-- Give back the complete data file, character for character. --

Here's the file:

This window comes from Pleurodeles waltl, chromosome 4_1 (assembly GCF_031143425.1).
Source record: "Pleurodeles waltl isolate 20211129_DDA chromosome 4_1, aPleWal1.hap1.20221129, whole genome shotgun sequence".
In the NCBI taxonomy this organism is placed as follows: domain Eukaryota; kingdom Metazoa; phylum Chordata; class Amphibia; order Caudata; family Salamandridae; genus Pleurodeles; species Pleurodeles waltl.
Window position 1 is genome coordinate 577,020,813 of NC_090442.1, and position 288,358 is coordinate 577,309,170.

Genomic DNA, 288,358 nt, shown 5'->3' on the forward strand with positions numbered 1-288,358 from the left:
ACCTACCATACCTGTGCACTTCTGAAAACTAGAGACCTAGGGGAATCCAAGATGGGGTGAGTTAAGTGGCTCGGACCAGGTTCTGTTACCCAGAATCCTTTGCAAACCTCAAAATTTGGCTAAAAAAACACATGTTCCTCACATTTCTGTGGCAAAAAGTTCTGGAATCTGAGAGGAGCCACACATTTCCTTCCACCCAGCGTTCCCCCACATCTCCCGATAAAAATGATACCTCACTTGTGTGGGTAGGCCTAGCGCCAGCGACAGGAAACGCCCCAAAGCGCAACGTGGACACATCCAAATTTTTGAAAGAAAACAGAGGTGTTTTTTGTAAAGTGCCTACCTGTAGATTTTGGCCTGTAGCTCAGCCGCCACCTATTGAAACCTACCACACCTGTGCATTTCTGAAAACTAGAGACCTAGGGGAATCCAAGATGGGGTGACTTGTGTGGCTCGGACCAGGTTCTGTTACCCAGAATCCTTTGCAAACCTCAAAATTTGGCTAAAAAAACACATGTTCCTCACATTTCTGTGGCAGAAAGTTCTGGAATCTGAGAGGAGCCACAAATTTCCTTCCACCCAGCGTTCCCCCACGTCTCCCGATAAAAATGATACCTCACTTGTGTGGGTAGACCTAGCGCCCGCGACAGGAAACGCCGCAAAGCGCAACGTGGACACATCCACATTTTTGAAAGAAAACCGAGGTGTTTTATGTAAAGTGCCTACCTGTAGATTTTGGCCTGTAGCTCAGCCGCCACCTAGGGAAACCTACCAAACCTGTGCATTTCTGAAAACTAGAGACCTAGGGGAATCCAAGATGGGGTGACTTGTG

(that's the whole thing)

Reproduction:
This window comes from Pleurodeles waltl, chromosome 4_1 (assembly GCF_031143425.1).
Source record: "Pleurodeles waltl isolate 20211129_DDA chromosome 4_1, aPleWal1.hap1.20221129, whole genome shotgun sequence".
In the NCBI taxonomy this organism is placed as follows: domain Eukaryota; kingdom Metazoa; phylum Chordata; class Amphibia; order Caudata; family Salamandridae; genus Pleurodeles; species Pleurodeles waltl.
Window position 1 is genome coordinate 577,020,813 of NC_090442.1, and position 288,358 is coordinate 577,309,170.

Genomic DNA, 288,358 nt, shown 5'->3' on the forward strand with positions numbered 1-288,358 from the left:
ACCTACCATACCTGTGCACTTCTGAAAACTAGAGACCTAGGGGAATCCAAGATGGGGTGAGTTAAGTGGCTCGGACCAGGTTCTGTTACCCAGAATCCTTTGCAAACCTCAAAATTTGGCTAAAAAAACACATGTTCCTCACATTTCTGTGGCAAAAAGTTCTGGAATCTGAGAGGAGCCACACATTTCCTTCCACCCAGCGTTCCCCCACATCTCCCGATAAAAATGATACCTCACTTGTGTGGGTAGGCCTAGCGCCAGCGACAGGAAACGCCCCAAAGCGCAACGTGGACACATCCAAATTTTTGAAAGAAAACAGAGGTGTTTTTTGTAAAGTGCCTACCTGTAGATTTTGGCCTGTAGCTCAGCCGCCACCTATTGAAACCTACCACACCTGTGCATTTCTGAAAACTAGAGACCTAGGGGAATCCAAGATGGGGTGACTTGTGTGGCTCGGACCAGGTTCTGTTACCCAGAATCCTTTGCAAACCTCAAAATTTGGCTAAAAAAACACATGTTCCTCACATTTCTGTGGCAGAAAGTTCTGGAATCTGAGAGGAGCCACAAATTTCCTTCCACCCAGCGTTCCCCCACGTCTCCCGATAAAAATGATACCTCACTTGTGTGGGTAGACCTAGCGCCCGCGACAGGAAACGCCGCAAAGCGCAACGTGGACACATCCACATTTTTGAAAGAAAACCGAGGTGTTTTATGTAAAGTGCCTACCTGTAGATTTTGGCCTGTAGCTCAGCCGCCACCTAGGGAAACCTACCAAACCTGTGCATTTCTGAAAACTAGAGACCTAGGGGAATCCAAGATGGGGTGACTTGTG